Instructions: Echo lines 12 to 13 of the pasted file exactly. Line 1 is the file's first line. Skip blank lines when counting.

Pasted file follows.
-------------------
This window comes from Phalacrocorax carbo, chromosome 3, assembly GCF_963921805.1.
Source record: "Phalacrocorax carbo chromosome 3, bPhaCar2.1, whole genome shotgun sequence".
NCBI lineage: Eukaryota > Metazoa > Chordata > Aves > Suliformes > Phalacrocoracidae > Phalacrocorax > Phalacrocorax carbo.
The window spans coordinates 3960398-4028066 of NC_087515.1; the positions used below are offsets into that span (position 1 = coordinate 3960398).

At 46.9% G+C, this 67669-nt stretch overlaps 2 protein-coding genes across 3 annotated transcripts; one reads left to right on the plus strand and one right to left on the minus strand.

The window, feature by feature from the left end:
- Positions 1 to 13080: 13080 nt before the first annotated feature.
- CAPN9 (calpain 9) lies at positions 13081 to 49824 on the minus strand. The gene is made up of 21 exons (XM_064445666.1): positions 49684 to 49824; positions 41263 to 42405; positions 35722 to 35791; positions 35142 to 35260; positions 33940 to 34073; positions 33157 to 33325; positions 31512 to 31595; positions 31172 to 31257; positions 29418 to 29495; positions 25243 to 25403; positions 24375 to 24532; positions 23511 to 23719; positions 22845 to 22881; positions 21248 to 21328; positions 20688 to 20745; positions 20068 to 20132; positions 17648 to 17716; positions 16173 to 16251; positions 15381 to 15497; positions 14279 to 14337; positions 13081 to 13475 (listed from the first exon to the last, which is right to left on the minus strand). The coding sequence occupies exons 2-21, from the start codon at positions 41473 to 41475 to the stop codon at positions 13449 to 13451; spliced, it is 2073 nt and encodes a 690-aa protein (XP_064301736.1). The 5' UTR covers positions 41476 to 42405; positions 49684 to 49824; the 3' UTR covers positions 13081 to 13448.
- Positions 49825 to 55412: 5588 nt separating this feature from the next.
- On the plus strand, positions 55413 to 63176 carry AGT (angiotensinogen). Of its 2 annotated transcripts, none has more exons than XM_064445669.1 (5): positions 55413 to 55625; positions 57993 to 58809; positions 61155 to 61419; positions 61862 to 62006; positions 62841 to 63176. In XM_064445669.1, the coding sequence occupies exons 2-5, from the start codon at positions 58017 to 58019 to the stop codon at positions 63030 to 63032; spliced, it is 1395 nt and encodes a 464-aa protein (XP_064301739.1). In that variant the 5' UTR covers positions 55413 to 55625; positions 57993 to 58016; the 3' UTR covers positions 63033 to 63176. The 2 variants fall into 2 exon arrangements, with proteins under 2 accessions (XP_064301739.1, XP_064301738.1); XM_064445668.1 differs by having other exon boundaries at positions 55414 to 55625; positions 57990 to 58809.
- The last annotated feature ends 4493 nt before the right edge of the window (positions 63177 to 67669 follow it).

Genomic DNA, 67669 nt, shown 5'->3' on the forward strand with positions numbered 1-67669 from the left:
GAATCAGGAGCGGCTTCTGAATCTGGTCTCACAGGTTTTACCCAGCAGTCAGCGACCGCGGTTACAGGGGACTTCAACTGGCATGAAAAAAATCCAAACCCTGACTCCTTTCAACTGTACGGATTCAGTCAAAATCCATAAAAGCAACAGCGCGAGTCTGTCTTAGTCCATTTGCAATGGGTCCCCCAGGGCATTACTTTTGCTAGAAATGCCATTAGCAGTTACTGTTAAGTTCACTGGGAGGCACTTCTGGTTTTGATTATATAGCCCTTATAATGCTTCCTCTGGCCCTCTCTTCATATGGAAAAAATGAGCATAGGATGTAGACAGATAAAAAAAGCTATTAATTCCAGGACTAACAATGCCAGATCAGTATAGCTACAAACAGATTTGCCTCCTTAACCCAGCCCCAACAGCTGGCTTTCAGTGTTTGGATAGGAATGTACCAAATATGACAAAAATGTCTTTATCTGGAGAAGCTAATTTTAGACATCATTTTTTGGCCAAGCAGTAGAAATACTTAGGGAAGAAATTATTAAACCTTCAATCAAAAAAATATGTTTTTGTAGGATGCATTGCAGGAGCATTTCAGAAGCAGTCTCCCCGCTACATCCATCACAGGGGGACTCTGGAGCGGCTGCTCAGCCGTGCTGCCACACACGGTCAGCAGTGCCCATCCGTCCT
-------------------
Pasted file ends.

Genomic DNA, 67669 nt, shown 5'->3' on the forward strand with positions numbered 1-67669 from the left:
GAATCAGGAGCGGCTTCTGAATCTGGTCTCACAGGTTTTACCCAGCAGTCAGCGACCGCGGTTACAGGGGACTTCAACTGGCATGAAAAAAATCCAAACCCTGACTCCTTTCAACTGTACGGATTCAGTCAAAATCCATAAAAGCAACAGCGCGAGTCTGTCTTAGTCCATTTGCAATGGGTCCCCCAGGGCATTACTTTTGCTAGAAATGCCATTAGCAGTTACTGTTAAGTTCACTGGGAGGCACTTCTGGTTTTGATTATATAGCCCTTATAATGCTTCCTCTGGCCCTCTCTTCATATGGAAAAAATGAGCATAGGATGTAGACAGATAAAAAAAGCTATTAATTCCAGGACTAACAATGCCAGATCAGTATAGCTACAAACAGATTTGCCTCCTTAACCCAGCCCCAACAGCTGGCTTTCAGTGTTTGGATAGGAATGTACCAAATATGACAAAAATGTCTTTATCTGGAGAAGCTAATTTTAGACATCATTTTTTGGCCAAGCAGTAGAAATACTTAGGGAAGAAATTATTAAACCTTCAATCAAAAAAATATGTTTTTGTAGGATGCATTGCAGGAGCATTTCAGAAGCAGTCTCCCCGCTACATCCATCACAGGGGGACTCTGGAGCGGCTGCTCAGCCGTGCTGCCACACACGGTCAGCAGTGCCCATCCGTCCT